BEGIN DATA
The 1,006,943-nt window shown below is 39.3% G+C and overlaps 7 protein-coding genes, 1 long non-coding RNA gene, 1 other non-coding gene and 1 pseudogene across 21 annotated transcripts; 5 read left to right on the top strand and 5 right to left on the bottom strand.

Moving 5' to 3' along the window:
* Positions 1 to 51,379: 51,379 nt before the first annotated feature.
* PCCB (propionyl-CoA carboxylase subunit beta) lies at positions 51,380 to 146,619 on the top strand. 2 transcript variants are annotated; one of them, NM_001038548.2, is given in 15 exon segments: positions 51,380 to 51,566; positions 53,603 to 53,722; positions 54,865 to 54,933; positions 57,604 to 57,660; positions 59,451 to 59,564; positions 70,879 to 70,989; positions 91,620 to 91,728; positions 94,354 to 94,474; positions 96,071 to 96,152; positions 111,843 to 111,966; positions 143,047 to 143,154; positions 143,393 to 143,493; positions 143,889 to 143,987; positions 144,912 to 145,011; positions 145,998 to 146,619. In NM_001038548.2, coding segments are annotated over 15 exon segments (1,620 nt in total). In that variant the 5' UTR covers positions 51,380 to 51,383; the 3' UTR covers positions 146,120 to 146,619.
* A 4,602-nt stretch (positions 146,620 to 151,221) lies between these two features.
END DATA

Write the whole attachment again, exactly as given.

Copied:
The 1,006,943-nt window shown below is 39.3% G+C and overlaps 7 protein-coding genes, 1 long non-coding RNA gene, 1 other non-coding gene and 1 pseudogene across 21 annotated transcripts; 5 read left to right on the top strand and 5 right to left on the bottom strand.

Moving 5' to 3' along the window:
* Positions 1 to 51,379: 51,379 nt before the first annotated feature.
* PCCB (propionyl-CoA carboxylase subunit beta) lies at positions 51,380 to 146,619 on the top strand. 2 transcript variants are annotated; one of them, NM_001038548.2, is given in 15 exon segments: positions 51,380 to 51,566; positions 53,603 to 53,722; positions 54,865 to 54,933; positions 57,604 to 57,660; positions 59,451 to 59,564; positions 70,879 to 70,989; positions 91,620 to 91,728; positions 94,354 to 94,474; positions 96,071 to 96,152; positions 111,843 to 111,966; positions 143,047 to 143,154; positions 143,393 to 143,493; positions 143,889 to 143,987; positions 144,912 to 145,011; positions 145,998 to 146,619. In NM_001038548.2, coding segments are annotated over 15 exon segments (1,620 nt in total). In that variant the 5' UTR covers positions 51,380 to 51,383; the 3' UTR covers positions 146,120 to 146,619.
* A 4,602-nt stretch (positions 146,620 to 151,221) lies between these two features.